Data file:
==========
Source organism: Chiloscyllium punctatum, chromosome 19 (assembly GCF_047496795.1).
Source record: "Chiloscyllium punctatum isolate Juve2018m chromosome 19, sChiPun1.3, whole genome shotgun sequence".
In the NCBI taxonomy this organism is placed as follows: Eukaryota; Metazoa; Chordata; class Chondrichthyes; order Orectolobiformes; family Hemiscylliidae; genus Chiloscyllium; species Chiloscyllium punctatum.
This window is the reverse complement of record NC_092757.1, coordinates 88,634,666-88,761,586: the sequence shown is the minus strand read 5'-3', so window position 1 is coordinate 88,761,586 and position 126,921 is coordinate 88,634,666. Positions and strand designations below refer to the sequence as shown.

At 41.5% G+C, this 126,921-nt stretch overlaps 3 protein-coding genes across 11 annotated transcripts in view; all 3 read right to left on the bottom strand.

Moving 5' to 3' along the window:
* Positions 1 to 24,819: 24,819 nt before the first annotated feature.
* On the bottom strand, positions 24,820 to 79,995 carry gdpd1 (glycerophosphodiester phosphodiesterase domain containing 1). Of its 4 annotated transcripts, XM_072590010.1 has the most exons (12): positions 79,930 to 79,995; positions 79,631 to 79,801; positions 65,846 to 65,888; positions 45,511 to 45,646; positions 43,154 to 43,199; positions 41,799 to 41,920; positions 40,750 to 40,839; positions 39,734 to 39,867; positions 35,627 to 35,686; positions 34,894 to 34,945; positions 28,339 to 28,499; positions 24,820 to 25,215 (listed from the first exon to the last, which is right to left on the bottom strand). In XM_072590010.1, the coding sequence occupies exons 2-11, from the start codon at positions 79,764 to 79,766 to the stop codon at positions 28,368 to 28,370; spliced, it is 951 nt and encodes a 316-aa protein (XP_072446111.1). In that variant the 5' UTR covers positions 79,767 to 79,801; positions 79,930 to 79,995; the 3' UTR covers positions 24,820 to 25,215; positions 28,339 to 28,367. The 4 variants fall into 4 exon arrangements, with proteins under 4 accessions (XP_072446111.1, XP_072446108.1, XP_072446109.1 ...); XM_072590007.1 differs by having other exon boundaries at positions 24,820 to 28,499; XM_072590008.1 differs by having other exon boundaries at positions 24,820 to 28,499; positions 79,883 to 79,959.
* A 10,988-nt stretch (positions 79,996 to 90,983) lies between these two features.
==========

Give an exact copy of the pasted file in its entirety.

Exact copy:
Source organism: Chiloscyllium punctatum, chromosome 19 (assembly GCF_047496795.1).
Source record: "Chiloscyllium punctatum isolate Juve2018m chromosome 19, sChiPun1.3, whole genome shotgun sequence".
In the NCBI taxonomy this organism is placed as follows: Eukaryota; Metazoa; Chordata; class Chondrichthyes; order Orectolobiformes; family Hemiscylliidae; genus Chiloscyllium; species Chiloscyllium punctatum.
This window is the reverse complement of record NC_092757.1, coordinates 88,634,666-88,761,586: the sequence shown is the minus strand read 5'-3', so window position 1 is coordinate 88,761,586 and position 126,921 is coordinate 88,634,666. Positions and strand designations below refer to the sequence as shown.

At 41.5% G+C, this 126,921-nt stretch overlaps 3 protein-coding genes across 11 annotated transcripts in view; all 3 read right to left on the bottom strand.

Moving 5' to 3' along the window:
* Positions 1 to 24,819: 24,819 nt before the first annotated feature.
* On the bottom strand, positions 24,820 to 79,995 carry gdpd1 (glycerophosphodiester phosphodiesterase domain containing 1). Of its 4 annotated transcripts, XM_072590010.1 has the most exons (12): positions 79,930 to 79,995; positions 79,631 to 79,801; positions 65,846 to 65,888; positions 45,511 to 45,646; positions 43,154 to 43,199; positions 41,799 to 41,920; positions 40,750 to 40,839; positions 39,734 to 39,867; positions 35,627 to 35,686; positions 34,894 to 34,945; positions 28,339 to 28,499; positions 24,820 to 25,215 (listed from the first exon to the last, which is right to left on the bottom strand). In XM_072590010.1, the coding sequence occupies exons 2-11, from the start codon at positions 79,764 to 79,766 to the stop codon at positions 28,368 to 28,370; spliced, it is 951 nt and encodes a 316-aa protein (XP_072446111.1). In that variant the 5' UTR covers positions 79,767 to 79,801; positions 79,930 to 79,995; the 3' UTR covers positions 24,820 to 25,215; positions 28,339 to 28,367. The 4 variants fall into 4 exon arrangements, with proteins under 4 accessions (XP_072446111.1, XP_072446108.1, XP_072446109.1 ...); XM_072590007.1 differs by having other exon boundaries at positions 24,820 to 28,499; XM_072590008.1 differs by having other exon boundaries at positions 24,820 to 28,499; positions 79,883 to 79,959.
* A 10,988-nt stretch (positions 79,996 to 90,983) lies between these two features.